A Short Analysis of John Greenleaf Whittier’s ‘Tribute to Mother’

A delightful little paean to the poet’s mother

‘Tribute to Mother’ is a short poem in which the American Quaker poet John Greenleaf Whittier (1807-92) recalls the time when he was a small child and sat beside his mother’s knee. The poet’s mother restrained his ‘selfish moods’ and taught him a ‘chastening love’:

Tribute to Mother

A picture memory brings to me;
I look across the years and see
Myself beside my mother’s knee.
I feel her gentle hand restrain
My selfish moods, and know again
A child’s blind sense of wrong and pain.
But wiser now, a man gray grown,
My childhood’s needs are better known.
My mother’s chastening love I own.

In three sets of rhyming triplets, John Greenleaf Whittier looks back on his mother from the vantage point of his own old age (‘a man gray grown’). His mother was gentle but firm, inspiring in him a sense of right and wrong, and knowing what’s best for her son (‘My childhood’s needs’). The love a mother has for her child is ‘chastening’ not just because it is designed to chasten or subdue the child’s wilder or more unacceptable impulses, instilling a strong moral sense into the child, but also because Whittier, now older and wilder, feels chastened by the love and patience his mother had for her son.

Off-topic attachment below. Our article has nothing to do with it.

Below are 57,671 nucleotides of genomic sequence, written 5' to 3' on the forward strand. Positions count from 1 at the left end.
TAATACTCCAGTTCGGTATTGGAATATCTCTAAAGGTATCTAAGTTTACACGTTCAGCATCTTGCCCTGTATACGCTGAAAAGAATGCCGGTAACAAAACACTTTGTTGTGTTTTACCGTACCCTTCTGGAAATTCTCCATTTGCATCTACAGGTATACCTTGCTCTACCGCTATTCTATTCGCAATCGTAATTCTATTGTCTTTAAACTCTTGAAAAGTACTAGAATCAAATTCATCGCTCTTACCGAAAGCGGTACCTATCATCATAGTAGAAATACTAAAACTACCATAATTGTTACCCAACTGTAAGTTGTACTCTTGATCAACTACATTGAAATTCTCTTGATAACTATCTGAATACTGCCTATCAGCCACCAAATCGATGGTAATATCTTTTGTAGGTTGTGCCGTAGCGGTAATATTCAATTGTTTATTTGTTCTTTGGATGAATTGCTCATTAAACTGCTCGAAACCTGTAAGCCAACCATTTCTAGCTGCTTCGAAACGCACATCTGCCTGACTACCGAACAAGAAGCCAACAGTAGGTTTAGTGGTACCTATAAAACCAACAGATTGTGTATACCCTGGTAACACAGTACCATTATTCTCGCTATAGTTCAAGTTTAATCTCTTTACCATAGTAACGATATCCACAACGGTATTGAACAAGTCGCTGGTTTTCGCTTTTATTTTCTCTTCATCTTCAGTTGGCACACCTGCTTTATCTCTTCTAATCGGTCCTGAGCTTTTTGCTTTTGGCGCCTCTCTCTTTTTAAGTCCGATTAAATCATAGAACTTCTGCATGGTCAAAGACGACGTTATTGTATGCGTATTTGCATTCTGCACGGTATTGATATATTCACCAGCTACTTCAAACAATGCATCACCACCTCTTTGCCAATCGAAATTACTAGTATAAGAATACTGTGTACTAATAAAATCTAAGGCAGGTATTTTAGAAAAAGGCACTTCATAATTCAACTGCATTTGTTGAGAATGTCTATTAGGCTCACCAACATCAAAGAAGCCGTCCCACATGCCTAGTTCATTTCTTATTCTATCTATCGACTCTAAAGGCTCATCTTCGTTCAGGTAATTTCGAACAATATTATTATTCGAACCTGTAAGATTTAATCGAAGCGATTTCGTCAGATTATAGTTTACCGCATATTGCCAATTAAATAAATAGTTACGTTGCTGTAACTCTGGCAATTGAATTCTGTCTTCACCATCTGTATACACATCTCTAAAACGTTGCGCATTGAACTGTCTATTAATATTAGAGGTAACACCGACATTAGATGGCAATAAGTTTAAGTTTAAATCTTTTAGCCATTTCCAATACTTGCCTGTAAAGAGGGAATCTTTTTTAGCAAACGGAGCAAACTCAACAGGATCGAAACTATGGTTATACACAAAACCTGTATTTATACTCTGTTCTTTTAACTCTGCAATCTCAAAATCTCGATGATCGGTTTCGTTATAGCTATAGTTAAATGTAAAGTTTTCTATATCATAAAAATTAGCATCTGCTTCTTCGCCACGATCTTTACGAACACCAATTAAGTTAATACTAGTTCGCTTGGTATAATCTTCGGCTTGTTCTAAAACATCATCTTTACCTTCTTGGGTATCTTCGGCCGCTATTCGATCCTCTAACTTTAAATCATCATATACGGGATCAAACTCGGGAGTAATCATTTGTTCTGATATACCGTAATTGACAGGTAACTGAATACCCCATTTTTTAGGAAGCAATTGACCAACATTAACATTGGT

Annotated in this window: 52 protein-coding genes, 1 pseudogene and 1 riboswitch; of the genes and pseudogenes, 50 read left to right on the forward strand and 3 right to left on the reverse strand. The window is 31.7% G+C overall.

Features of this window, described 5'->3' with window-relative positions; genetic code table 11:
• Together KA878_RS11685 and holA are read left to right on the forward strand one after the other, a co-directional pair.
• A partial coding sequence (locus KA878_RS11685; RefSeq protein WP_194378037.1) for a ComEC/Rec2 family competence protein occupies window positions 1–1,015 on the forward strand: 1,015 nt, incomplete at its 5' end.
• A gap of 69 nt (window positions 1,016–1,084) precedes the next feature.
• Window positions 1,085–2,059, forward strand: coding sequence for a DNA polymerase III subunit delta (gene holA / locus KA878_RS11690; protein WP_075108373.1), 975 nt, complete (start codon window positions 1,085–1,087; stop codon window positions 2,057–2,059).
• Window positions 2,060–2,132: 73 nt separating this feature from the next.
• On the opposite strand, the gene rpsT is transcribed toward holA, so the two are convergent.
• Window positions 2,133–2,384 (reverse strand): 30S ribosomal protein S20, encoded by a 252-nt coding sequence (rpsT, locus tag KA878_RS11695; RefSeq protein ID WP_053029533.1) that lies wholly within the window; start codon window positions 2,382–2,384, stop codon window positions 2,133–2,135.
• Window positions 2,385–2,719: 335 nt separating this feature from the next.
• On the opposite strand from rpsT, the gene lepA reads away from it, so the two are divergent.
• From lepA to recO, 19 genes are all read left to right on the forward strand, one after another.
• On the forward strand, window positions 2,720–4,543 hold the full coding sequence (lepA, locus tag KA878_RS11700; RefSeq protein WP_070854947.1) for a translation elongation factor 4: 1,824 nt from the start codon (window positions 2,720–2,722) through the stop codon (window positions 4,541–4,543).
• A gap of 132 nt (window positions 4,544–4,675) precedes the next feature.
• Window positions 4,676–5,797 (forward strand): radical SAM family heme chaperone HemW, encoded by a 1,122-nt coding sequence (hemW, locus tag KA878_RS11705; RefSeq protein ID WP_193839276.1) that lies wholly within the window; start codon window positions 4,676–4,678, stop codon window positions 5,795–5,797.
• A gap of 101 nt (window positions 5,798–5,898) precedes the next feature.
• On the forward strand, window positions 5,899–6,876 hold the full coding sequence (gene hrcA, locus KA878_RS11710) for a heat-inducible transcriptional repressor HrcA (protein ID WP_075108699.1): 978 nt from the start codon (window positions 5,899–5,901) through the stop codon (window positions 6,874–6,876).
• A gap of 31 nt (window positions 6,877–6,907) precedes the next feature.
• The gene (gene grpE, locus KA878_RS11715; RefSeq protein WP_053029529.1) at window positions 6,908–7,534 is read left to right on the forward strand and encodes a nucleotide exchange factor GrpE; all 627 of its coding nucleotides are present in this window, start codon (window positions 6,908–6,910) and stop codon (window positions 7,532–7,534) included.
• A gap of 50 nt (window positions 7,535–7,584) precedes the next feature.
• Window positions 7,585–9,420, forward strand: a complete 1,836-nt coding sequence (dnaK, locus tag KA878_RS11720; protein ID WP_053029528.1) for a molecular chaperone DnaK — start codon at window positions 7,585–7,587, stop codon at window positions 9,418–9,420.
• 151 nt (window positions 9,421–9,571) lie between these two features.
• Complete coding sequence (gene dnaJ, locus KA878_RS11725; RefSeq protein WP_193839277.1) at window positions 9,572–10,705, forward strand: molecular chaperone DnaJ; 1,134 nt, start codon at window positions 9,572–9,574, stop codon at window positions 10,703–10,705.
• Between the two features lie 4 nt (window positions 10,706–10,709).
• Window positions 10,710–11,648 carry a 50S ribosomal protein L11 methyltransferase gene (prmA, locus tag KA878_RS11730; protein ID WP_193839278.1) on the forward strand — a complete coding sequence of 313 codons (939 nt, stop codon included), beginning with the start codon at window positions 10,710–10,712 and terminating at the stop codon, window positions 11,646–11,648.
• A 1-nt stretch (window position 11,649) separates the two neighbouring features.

John Greenleaf Whittier is a curious figure: associated with the group of American writers known as the Fireside Poets, who hailed from New England (Whittier himself was from Massachusetts) and wrote moral poems on domestic themes, he was inspired by the great Bard of Ayrshire, Robert Burns. (They were called the Fireside Poets because their work was often read aloud by families gathered around the fire at home; Longfellow, one of their number, even published a poetry volume titled The Seaside and the Fireside in 1850.)

Whittier’s ‘Tribute to Mother’ embodies these two aspects of Whittier’s work, and that of the Fireside Poets more widely: the domestic and the moral. His Quaker upbringing – and the values instilled in him from a young age by his mother – probably also had a hand in making him the poet he became. So it is fitting that he penned this short tribute to his mother, acknowledging the part she played in the poet – and man – he grew up to be.